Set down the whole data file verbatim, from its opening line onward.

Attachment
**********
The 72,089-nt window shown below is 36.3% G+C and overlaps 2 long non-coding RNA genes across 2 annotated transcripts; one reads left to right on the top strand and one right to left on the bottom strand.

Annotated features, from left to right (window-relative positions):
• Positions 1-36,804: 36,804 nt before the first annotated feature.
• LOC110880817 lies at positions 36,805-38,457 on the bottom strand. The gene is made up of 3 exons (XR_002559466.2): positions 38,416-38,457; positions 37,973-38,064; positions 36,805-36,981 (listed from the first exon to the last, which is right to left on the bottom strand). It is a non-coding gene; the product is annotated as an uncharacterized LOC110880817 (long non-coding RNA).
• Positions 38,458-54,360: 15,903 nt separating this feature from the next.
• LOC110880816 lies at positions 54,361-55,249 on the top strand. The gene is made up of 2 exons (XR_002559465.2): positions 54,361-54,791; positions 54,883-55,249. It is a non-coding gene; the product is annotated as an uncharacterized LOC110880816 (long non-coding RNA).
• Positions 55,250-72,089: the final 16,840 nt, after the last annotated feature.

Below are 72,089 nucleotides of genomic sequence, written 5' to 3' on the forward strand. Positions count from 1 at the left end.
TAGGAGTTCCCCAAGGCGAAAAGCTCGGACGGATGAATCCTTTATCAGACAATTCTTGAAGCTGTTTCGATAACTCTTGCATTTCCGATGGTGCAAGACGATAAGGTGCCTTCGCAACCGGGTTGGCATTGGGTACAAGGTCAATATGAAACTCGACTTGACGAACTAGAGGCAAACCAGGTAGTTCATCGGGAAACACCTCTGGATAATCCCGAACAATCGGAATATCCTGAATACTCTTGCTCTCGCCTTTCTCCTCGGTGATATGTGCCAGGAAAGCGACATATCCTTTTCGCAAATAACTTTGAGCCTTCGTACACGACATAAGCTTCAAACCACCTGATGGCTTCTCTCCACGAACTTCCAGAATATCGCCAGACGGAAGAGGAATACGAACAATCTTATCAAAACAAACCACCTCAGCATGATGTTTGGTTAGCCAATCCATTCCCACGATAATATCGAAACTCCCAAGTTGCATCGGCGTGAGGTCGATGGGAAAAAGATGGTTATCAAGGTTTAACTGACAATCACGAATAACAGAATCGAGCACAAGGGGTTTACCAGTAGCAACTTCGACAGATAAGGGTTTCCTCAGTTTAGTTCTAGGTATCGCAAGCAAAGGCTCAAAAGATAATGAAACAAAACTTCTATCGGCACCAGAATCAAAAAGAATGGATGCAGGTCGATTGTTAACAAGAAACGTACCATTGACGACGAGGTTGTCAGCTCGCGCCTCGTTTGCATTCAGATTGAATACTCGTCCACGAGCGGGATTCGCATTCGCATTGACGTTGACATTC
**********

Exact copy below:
The 72,089-nt window shown below is 36.3% G+C and overlaps 2 long non-coding RNA genes across 2 annotated transcripts; one reads left to right on the top strand and one right to left on the bottom strand.

Annotated features, from left to right (window-relative positions):
• Positions 1-36,804: 36,804 nt before the first annotated feature.
• LOC110880817 lies at positions 36,805-38,457 on the bottom strand. The gene is made up of 3 exons (XR_002559466.2): positions 38,416-38,457; positions 37,973-38,064; positions 36,805-36,981 (listed from the first exon to the last, which is right to left on the bottom strand). It is a non-coding gene; the product is annotated as an uncharacterized LOC110880817 (long non-coding RNA).
• Positions 38,458-54,360: 15,903 nt separating this feature from the next.
• LOC110880816 lies at positions 54,361-55,249 on the top strand. The gene is made up of 2 exons (XR_002559465.2): positions 54,361-54,791; positions 54,883-55,249. It is a non-coding gene; the product is annotated as an uncharacterized LOC110880816 (long non-coding RNA).
• Positions 55,250-72,089: the final 16,840 nt, after the last annotated feature.

Below are 72,089 nucleotides of genomic sequence, written 5' to 3' on the forward strand. Positions count from 1 at the left end.
TAGGAGTTCCCCAAGGCGAAAAGCTCGGACGGATGAATCCTTTATCAGACAATTCTTGAAGCTGTTTCGATAACTCTTGCATTTCCGATGGTGCAAGACGATAAGGTGCCTTCGCAACCGGGTTGGCATTGGGTACAAGGTCAATATGAAACTCGACTTGACGAACTAGAGGCAAACCAGGTAGTTCATCGGGAAACACCTCTGGATAATCCCGAACAATCGGAATATCCTGAATACTCTTGCTCTCGCCTTTCTCCTCGGTGATATGTGCCAGGAAAGCGACATATCCTTTTCGCAAATAACTTTGAGCCTTCGTACACGACATAAGCTTCAAACCACCTGATGGCTTCTCTCCACGAACTTCCAGAATATCGCCAGACGGAAGAGGAATACGAACAATCTTATCAAAACAAACCACCTCAGCATGATGTTTGGTTAGCCAATCCATTCCCACGATAATATCGAAACTCCCAAGTTGCATCGGCGTGAGGTCGATGGGAAAAAGATGGTTATCAAGGTTTAACTGACAATCACGAATAACAGAATCGAGCACAAGGGGTTTACCAGTAGCAACTTCGACAGATAAGGGTTTCCTCAGTTTAGTTCTAGGTATCGCAAGCAAAGGCTCAAAAGATAATGAAACAAAACTTCTATCGGCACCAGAATCAAAAAGAATGGATGCAGGTCGATTGTTAACAAGAAACGTACCATTGACGACGAGGTTGTCAGCTCGCGCCTCGTTTGCATTCAGATTGAATACTCGTCCACGAGCGGGATTCGCATTCGCATTGACGTTGACATTC